Research ArticleGUT MICROBIOTA

Gut microbiota composition and functional changes in inflammatory bowel disease and irritable bowel syndrome

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Science Translational Medicine  19 Dec 2018:
Vol. 10, Issue 472, eaap8914
DOI: 10.1126/scitranslmed.aap8914
  • Fig. 1 Principal coordinate analysis of Bray-Curtis dissimilarities showing the gut microbiome spectrum of 1792 human fecal metagenomes.

    Bray-Curtis dissimilarities were calculated from taxonomic end points. End points were defined as the lowest nonredundant taxonomic level. The first principal coordinate is represented by the x axis, and the second principal coordinate is represented by the y axis. The relative abundance of the three most abundant bacterial phyla—Actinobacteria (A), Bacteroidetes (B), and Firmicutes (C)—underlies the first two principal coordinates (PCos). The metagenomes of patients with IBS (D) or IBD (E) differed from those of the population controls (IBD versus control PCo1, P = 1.20 × 10−5; PCo2, P = 2.20 × 10−16; IBS versus control PCo1, P = 8.05 × 10−6; PCo2 P = 6.72 × 10−7; two-sided unpaired Wilcoxon rank-sum test) and from each other (PCo1, P = 2.22 × 10−7; PCo2, P = 5.06 × 10−12). On average, as schematically depicted (F), controls had more Actinobacteria in their stool than did patients with IBD or IBS. Patients with IBS had more Firmicutes and less Bacteroidetes than did controls. In contrast, patients with IBD had less Firmicutes and more Bacteroidetes than did controls.

  • Fig. 2 Gut microbiota species associated with CD, UC, and IBS-GE compared with controls.

    Statistically significant results (FDR < 0.01) of the case-control multivariate model analyses are depicted. Per microbial family, the number of species that were increased (orange) or decreased (blue) is shown including 134 species in CD belonging to 24 families, 58 species in UC belonging to 21 families, and 37 species in IBS-GE belonging to 15 families.

  • Fig. 3 Differences in bacterial abundance, bacterial strain diversity, and bacterial growth rates of key species in patients with IBD and IBS and controls.

    (A) Bar plots representing the heterozygosity values within bacterial species are shown; SEs are indicated. Heterozygosity is used as an estimation of the strain diversity within a species. Higher heterozygosity values indicate the presence of multiple strains of the same species. Each bar represents a cohort: Controls are depicted in purple, patients with CD in blue, patients with UC in gray, patients with IBS-GE in yellow, and patients with IBS-POP in red. Each asterisk indicates significant differences when comparing to controls (FDR < 0.01). (B) Heatmaps indicate significant changes in relative abundance and growth rates [peak-to-trough ratio algorithm (PTR)] of each bacterial species in disease cohorts compared with controls. Red boxes indicate a significant increase, and blue boxes a significant decrease (FDR < 0.01).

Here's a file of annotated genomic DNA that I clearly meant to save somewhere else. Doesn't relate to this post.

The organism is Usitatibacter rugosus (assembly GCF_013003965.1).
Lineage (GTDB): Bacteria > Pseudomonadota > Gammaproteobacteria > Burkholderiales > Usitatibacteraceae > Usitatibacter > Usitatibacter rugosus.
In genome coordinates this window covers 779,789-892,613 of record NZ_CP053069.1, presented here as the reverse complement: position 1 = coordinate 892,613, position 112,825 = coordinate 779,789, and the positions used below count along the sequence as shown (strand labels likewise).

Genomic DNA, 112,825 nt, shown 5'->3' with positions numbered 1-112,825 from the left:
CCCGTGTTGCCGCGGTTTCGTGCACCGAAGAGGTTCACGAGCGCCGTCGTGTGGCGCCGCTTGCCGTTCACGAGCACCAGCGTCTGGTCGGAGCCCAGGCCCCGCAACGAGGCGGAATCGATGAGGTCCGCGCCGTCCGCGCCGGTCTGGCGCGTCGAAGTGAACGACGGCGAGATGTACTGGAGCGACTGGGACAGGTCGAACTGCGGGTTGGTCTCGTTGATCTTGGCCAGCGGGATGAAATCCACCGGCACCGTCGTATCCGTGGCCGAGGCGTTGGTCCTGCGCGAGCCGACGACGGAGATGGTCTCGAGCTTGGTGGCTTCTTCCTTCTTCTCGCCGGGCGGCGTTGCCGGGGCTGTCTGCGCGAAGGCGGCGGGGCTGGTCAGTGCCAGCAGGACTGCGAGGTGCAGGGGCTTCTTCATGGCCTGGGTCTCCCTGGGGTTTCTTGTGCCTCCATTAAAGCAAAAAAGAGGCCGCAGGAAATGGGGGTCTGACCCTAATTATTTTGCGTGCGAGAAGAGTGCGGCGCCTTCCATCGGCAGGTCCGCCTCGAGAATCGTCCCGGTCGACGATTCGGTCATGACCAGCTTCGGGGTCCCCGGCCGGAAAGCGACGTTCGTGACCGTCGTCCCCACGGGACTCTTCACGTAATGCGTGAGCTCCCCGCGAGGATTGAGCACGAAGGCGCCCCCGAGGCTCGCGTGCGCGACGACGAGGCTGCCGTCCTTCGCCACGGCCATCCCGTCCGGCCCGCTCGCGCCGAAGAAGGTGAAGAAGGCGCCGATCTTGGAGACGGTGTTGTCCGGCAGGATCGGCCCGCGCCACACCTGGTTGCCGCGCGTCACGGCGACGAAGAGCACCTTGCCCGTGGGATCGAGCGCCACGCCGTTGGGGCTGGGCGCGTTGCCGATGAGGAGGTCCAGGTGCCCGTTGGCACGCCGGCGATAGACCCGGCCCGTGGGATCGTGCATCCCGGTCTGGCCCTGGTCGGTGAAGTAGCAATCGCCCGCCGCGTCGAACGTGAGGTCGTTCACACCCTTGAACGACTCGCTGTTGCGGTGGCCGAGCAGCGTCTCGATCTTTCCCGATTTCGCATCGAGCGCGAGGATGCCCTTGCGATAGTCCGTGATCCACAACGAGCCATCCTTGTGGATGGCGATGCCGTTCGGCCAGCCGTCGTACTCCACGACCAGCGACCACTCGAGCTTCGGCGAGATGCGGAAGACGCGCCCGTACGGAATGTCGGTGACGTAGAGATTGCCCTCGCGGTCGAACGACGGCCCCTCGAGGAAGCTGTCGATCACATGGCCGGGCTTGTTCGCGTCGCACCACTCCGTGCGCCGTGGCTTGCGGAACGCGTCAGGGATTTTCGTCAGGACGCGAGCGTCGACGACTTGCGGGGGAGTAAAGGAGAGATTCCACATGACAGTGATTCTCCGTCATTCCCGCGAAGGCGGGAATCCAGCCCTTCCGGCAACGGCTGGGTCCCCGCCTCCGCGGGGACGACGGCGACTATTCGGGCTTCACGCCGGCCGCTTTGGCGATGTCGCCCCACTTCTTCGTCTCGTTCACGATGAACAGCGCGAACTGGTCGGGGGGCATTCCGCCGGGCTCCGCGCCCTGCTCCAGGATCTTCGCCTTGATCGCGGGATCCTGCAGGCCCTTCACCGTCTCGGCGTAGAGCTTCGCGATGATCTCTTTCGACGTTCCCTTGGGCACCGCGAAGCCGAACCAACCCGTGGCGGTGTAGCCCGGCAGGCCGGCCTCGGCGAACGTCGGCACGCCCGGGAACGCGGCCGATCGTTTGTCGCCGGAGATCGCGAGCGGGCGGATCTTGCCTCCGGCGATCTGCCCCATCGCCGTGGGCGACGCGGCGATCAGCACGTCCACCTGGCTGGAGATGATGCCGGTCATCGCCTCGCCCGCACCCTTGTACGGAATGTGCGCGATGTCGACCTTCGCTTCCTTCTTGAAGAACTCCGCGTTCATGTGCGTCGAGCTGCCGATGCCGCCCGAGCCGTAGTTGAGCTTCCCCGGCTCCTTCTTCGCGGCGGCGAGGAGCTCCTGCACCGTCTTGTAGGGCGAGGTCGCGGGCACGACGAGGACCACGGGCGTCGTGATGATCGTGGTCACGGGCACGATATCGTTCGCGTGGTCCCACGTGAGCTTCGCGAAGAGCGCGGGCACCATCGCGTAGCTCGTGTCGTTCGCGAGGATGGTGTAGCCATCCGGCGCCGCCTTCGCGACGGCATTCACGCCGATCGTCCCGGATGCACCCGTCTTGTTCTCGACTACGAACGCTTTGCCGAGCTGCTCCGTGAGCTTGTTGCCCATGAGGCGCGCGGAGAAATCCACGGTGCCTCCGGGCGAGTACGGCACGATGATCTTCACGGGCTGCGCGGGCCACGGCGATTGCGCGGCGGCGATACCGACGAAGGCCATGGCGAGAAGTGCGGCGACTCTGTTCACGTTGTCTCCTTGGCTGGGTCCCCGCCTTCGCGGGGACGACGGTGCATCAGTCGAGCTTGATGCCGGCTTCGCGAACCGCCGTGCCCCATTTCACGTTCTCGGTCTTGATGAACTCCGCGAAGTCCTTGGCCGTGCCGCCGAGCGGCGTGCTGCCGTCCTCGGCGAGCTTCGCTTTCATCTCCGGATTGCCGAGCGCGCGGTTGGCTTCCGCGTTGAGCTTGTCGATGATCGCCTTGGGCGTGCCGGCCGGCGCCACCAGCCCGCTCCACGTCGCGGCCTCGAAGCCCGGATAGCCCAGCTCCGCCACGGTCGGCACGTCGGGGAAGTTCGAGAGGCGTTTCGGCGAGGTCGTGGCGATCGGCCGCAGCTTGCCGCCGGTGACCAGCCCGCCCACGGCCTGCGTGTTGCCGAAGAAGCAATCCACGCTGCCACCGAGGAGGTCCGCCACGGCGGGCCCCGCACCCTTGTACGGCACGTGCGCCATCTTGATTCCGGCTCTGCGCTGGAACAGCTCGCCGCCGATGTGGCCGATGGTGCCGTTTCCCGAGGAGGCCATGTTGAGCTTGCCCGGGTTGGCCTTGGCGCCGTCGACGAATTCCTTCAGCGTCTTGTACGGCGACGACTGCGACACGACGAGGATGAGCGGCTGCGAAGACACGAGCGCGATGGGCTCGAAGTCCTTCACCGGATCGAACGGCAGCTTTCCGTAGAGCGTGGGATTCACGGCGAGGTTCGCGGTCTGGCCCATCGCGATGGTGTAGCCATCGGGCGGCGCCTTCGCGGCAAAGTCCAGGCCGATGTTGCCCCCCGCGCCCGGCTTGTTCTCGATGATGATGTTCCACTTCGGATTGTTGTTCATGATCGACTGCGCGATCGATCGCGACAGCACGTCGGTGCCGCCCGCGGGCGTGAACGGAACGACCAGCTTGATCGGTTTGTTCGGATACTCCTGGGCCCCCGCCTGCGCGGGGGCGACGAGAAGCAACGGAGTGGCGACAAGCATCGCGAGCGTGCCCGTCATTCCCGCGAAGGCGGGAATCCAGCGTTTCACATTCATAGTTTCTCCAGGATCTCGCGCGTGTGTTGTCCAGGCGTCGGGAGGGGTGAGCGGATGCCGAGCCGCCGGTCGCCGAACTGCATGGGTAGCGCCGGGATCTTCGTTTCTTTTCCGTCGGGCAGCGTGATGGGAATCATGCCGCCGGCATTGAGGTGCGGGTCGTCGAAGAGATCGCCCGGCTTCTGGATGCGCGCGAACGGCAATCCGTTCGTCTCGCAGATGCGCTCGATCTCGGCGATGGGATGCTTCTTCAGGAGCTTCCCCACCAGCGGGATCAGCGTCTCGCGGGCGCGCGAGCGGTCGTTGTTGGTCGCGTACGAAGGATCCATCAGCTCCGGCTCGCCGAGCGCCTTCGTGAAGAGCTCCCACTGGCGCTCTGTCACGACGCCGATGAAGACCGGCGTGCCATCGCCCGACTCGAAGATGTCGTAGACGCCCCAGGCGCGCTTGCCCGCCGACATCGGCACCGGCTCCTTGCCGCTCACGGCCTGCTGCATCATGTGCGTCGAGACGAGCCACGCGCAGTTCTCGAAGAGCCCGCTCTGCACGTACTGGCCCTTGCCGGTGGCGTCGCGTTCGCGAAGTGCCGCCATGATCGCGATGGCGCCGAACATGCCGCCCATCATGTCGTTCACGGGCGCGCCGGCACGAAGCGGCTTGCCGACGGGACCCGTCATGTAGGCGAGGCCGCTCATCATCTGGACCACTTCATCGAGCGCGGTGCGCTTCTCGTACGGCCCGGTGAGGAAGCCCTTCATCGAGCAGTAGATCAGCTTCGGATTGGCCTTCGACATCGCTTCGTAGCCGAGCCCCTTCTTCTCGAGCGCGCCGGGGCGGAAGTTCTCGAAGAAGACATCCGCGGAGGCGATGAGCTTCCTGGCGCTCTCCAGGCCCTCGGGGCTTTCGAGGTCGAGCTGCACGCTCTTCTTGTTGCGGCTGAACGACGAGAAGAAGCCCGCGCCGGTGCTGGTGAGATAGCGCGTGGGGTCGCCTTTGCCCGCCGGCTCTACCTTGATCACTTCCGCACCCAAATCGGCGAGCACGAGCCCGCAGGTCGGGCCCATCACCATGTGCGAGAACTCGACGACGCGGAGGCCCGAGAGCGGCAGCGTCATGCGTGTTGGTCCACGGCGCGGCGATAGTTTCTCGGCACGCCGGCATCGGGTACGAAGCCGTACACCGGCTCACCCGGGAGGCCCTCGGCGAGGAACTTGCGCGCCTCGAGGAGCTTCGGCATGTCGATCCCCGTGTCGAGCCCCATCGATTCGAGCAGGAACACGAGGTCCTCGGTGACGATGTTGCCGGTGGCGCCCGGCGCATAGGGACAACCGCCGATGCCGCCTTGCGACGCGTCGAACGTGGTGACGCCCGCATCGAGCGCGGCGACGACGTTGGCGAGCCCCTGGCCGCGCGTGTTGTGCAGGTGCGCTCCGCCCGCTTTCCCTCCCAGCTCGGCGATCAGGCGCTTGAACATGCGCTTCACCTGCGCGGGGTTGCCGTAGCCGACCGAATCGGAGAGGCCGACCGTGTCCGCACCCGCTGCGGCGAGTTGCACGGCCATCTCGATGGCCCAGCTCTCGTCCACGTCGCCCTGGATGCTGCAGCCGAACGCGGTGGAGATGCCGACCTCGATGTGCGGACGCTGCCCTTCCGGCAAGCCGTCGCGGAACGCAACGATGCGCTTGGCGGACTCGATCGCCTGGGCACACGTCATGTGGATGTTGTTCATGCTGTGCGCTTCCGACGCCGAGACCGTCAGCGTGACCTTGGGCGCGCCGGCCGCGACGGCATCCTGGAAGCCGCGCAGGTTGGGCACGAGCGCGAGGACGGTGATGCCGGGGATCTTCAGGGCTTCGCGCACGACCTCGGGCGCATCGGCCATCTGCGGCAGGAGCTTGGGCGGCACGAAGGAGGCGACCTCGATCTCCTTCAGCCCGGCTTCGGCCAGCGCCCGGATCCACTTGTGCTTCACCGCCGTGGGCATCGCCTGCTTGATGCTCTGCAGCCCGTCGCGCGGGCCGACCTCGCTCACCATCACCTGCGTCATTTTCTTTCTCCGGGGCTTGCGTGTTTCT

• Fig. 4 Prediction model to distinguish IBD from IBS.

    Shown is a receiver operating characteristic curve (ROC) describing the prediction accuracy of three different models calculated using a 10-fold cross-validation. The black line represents the prediction accuracy when using age, sex, and body mass index of each participant to discriminate between patients with IBD or IBS-GE. When adding fecal calprotectin measurements to the model (blue line), the AUC achieved a mean value of 0.80. Adding the relative abundance of the top 20 most discriminating bacterial taxa (red line) improved the classification accuracy power (AUC = 0.90).

  • Fig. 5 Associated phenotypes for microbial richness and gut microbiota composition.

    Shown are associated phenotypes for microbial richness and gut microbiota composition in four disease cohorts: (A) CD, (B) UC, (C) IBS-GE, (D) IBS-POP. In the bar plots, the x axis represents the explained variance of each phenotype on gut microbiota composition expressed as Bray-Curtis (BC) dissimilarities. Black bars indicate statistical significance (FDR < 0.1). The heatmap indicates significant positive correlations (red) or negative correlations (blue) between phenotypes and microbial richness (Shannon index) and bacterial gene richness (the number of different microbial gene families per sample). PPI, proton pump inhibitors; SSCAI, Simple Clinical Colitis Activity Index; SSRI, Selective Serotonin Reuptake Inhibitor.

Supplementary Materials

  • www.sciencetranslationalmedicine.org/cgi/content/full/10/472/eaap8914/DC1